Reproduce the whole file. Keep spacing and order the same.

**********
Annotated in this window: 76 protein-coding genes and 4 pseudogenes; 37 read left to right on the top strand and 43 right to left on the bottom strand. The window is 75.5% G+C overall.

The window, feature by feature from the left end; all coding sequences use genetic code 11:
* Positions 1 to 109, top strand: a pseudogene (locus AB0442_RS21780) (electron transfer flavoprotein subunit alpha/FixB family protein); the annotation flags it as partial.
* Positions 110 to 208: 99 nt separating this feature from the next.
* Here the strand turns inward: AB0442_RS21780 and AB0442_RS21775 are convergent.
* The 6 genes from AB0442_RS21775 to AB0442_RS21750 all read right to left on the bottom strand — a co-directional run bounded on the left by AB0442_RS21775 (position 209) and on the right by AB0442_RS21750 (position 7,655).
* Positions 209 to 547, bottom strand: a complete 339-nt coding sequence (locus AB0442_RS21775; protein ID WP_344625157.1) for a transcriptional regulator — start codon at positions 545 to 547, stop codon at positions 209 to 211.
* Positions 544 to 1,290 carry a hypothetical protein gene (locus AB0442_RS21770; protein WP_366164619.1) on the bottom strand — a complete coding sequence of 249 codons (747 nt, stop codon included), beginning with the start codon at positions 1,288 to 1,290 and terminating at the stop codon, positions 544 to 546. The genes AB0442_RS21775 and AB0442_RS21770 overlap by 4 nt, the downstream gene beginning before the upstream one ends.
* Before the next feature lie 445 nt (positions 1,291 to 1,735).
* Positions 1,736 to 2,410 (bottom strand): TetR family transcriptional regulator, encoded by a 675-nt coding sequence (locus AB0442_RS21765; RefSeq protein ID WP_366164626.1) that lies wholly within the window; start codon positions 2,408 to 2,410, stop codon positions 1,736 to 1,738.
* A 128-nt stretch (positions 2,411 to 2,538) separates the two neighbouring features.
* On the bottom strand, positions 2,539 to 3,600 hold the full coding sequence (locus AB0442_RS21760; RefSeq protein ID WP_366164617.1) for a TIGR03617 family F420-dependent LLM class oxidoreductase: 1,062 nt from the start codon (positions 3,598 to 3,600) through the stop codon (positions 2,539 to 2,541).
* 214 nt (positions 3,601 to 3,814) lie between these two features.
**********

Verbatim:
Annotated in this window: 76 protein-coding genes and 4 pseudogenes; 37 read left to right on the top strand and 43 right to left on the bottom strand. The window is 75.5% G+C overall.

The window, feature by feature from the left end; all coding sequences use genetic code 11:
* Positions 1 to 109, top strand: a pseudogene (locus AB0442_RS21780) (electron transfer flavoprotein subunit alpha/FixB family protein); the annotation flags it as partial.
* Positions 110 to 208: 99 nt separating this feature from the next.
* Here the strand turns inward: AB0442_RS21780 and AB0442_RS21775 are convergent.
* The 6 genes from AB0442_RS21775 to AB0442_RS21750 all read right to left on the bottom strand — a co-directional run bounded on the left by AB0442_RS21775 (position 209) and on the right by AB0442_RS21750 (position 7,655).
* Positions 209 to 547, bottom strand: a complete 339-nt coding sequence (locus AB0442_RS21775; protein ID WP_344625157.1) for a transcriptional regulator — start codon at positions 545 to 547, stop codon at positions 209 to 211.
* Positions 544 to 1,290 carry a hypothetical protein gene (locus AB0442_RS21770; protein WP_366164619.1) on the bottom strand — a complete coding sequence of 249 codons (747 nt, stop codon included), beginning with the start codon at positions 1,288 to 1,290 and terminating at the stop codon, positions 544 to 546. The genes AB0442_RS21775 and AB0442_RS21770 overlap by 4 nt, the downstream gene beginning before the upstream one ends.
* Before the next feature lie 445 nt (positions 1,291 to 1,735).
* Positions 1,736 to 2,410 (bottom strand): TetR family transcriptional regulator, encoded by a 675-nt coding sequence (locus AB0442_RS21765; RefSeq protein ID WP_366164626.1) that lies wholly within the window; start codon positions 2,408 to 2,410, stop codon positions 1,736 to 1,738.
* A 128-nt stretch (positions 2,411 to 2,538) separates the two neighbouring features.
* On the bottom strand, positions 2,539 to 3,600 hold the full coding sequence (locus AB0442_RS21760; RefSeq protein ID WP_366164617.1) for a TIGR03617 family F420-dependent LLM class oxidoreductase: 1,062 nt from the start codon (positions 3,598 to 3,600) through the stop codon (positions 2,539 to 2,541).
* 214 nt (positions 3,601 to 3,814) lie between these two features.